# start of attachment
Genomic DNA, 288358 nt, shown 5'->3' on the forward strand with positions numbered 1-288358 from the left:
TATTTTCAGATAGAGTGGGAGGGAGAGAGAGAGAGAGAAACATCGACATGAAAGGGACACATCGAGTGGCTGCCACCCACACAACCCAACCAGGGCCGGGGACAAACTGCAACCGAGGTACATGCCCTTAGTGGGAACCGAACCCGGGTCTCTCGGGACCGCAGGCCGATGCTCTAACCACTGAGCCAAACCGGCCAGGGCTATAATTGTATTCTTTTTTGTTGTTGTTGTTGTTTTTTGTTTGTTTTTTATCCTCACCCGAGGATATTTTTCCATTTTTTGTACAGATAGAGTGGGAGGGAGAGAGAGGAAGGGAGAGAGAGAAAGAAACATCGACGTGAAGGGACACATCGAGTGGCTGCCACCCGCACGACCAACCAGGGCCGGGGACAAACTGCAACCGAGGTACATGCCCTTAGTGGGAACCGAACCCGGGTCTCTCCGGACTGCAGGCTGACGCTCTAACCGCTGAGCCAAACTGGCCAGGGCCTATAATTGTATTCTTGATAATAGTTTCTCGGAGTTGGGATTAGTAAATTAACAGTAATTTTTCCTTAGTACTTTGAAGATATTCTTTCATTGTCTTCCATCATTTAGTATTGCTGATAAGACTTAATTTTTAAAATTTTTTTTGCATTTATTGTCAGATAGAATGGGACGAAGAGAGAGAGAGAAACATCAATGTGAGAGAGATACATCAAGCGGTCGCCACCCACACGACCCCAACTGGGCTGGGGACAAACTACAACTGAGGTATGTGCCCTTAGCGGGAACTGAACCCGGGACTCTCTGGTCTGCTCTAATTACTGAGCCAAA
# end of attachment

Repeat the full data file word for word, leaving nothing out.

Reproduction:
Genomic DNA, 288358 nt, shown 5'->3' on the forward strand with positions numbered 1-288358 from the left:
TATTTTCAGATAGAGTGGGAGGGAGAGAGAGAGAGAGAAACATCGACATGAAAGGGACACATCGAGTGGCTGCCACCCACACAACCCAACCAGGGCCGGGGACAAACTGCAACCGAGGTACATGCCCTTAGTGGGAACCGAACCCGGGTCTCTCGGGACCGCAGGCCGATGCTCTAACCACTGAGCCAAACCGGCCAGGGCTATAATTGTATTCTTTTTTGTTGTTGTTGTTGTTTTTTGTTTGTTTTTTATCCTCACCCGAGGATATTTTTCCATTTTTTGTACAGATAGAGTGGGAGGGAGAGAGAGGAAGGGAGAGAGAGAAAGAAACATCGACGTGAAGGGACACATCGAGTGGCTGCCACCCGCACGACCAACCAGGGCCGGGGACAAACTGCAACCGAGGTACATGCCCTTAGTGGGAACCGAACCCGGGTCTCTCCGGACTGCAGGCTGACGCTCTAACCGCTGAGCCAAACTGGCCAGGGCCTATAATTGTATTCTTGATAATAGTTTCTCGGAGTTGGGATTAGTAAATTAACAGTAATTTTTCCTTAGTACTTTGAAGATATTCTTTCATTGTCTTCCATCATTTAGTATTGCTGATAAGACTTAATTTTTAAAATTTTTTTTGCATTTATTGTCAGATAGAATGGGACGAAGAGAGAGAGAGAAACATCAATGTGAGAGAGATACATCAAGCGGTCGCCACCCACACGACCCCAACTGGGCTGGGGACAAACTACAACTGAGGTATGTGCCCTTAGCGGGAACTGAACCCGGGACTCTCTGGTCTGCTCTAATTACTGAGCCAAA